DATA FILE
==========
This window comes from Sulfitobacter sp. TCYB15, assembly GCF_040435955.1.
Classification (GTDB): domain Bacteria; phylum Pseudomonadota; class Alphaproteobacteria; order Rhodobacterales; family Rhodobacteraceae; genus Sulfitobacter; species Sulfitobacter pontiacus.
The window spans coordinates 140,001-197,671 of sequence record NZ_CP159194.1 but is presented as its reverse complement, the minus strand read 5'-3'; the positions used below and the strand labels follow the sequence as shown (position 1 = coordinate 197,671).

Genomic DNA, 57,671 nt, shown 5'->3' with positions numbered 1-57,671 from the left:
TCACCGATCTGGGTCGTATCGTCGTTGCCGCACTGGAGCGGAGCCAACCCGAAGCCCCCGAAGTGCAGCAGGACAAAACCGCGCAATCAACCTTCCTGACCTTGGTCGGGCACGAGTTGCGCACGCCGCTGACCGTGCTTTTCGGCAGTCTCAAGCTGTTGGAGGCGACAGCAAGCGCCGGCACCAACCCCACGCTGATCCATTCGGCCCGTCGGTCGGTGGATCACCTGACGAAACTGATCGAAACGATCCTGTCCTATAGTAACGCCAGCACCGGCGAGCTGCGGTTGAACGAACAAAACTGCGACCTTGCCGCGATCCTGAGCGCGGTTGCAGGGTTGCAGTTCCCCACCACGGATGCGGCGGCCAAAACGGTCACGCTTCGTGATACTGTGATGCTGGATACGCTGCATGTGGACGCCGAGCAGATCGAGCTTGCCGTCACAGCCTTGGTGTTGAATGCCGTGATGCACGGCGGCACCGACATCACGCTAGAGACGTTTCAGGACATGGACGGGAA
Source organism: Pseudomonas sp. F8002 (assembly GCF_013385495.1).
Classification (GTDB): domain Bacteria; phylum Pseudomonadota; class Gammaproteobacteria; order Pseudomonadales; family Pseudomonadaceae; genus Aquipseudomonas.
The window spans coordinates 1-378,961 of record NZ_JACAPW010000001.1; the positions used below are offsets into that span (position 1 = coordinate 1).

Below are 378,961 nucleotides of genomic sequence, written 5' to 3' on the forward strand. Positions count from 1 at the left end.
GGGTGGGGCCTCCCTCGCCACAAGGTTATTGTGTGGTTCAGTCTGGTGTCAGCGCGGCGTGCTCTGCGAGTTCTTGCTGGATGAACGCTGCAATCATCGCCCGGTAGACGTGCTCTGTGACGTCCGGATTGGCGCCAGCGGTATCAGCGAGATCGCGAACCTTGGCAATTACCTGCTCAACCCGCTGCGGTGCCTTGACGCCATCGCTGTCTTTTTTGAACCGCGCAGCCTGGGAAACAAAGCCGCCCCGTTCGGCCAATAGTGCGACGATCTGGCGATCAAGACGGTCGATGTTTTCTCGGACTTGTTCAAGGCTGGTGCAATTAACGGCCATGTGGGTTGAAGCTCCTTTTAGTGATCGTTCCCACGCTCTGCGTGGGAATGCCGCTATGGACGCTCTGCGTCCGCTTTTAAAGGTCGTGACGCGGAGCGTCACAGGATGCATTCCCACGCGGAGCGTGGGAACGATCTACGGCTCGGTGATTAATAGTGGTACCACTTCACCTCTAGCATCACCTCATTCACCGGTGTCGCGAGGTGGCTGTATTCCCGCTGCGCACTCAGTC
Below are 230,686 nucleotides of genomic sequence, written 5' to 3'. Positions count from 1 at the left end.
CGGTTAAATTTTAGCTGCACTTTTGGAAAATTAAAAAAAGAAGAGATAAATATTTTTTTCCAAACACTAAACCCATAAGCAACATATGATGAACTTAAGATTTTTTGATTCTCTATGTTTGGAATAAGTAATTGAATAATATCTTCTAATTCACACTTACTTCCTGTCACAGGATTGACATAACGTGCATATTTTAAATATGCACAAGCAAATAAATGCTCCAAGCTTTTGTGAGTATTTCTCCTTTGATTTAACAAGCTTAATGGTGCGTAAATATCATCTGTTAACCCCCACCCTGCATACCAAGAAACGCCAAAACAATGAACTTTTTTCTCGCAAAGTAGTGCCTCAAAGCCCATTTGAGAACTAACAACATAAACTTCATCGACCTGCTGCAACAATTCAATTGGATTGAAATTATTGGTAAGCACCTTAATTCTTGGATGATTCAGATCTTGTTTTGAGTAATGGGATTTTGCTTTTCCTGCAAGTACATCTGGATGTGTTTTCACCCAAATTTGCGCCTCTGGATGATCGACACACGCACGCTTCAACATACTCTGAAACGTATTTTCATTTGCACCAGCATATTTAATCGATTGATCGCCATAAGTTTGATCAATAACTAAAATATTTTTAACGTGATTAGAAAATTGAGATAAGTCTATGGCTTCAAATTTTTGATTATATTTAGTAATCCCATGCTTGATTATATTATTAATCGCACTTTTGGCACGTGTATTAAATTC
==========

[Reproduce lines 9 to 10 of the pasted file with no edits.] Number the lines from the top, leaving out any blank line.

Below are 378,961 nucleotides of genomic sequence, written 5' to 3' on the forward strand. Positions count from 1 at the left end.
GGGTGGGGCCTCCCTCGCCACAAGGTTATTGTGTGGTTCAGTCTGGTGTCAGCGCGGCGTGCTCTGCGAGTTCTTGCTGGATGAACGCTGCAATCATCGCCCGGTAGACGTGCTCTGTGACGTCCGGATTGGCGCCAGCGGTATCAGCGAGATCGCGAACCTTGGCAATTACCTGCTCAACCCGCTGCGGTGCCTTGACGCCATCGCTGTCTTTTTTGAACCGCGCAGCCTGGGAAACAAAGCCGCCCCGTTCGGCCAATAGTGCGACGATCTGGCGATCAAGACGGTCGATGTTTTCTCGGACTTGTTCAAGGCTGGTGCAATTAACGGCCATGTGGGTTGAAGCTCCTTTTAGTGATCGTTCCCACGCTCTGCGTGGGAATGCCGCTATGGACGCTCTGCGTCCGCTTTTAAAGGTCGTGACGCGGAGCGTCACAGGATGCATTCCCACGCGGAGCGTGGGAACGATCTACGGCTCGGTGATTAATAGTGGTACCACTTCACCTCTAGCATCACCTCATTCACCGGTGTCGCGAGGTGGCTGTATTCCCGCTGCGCACTCAGTC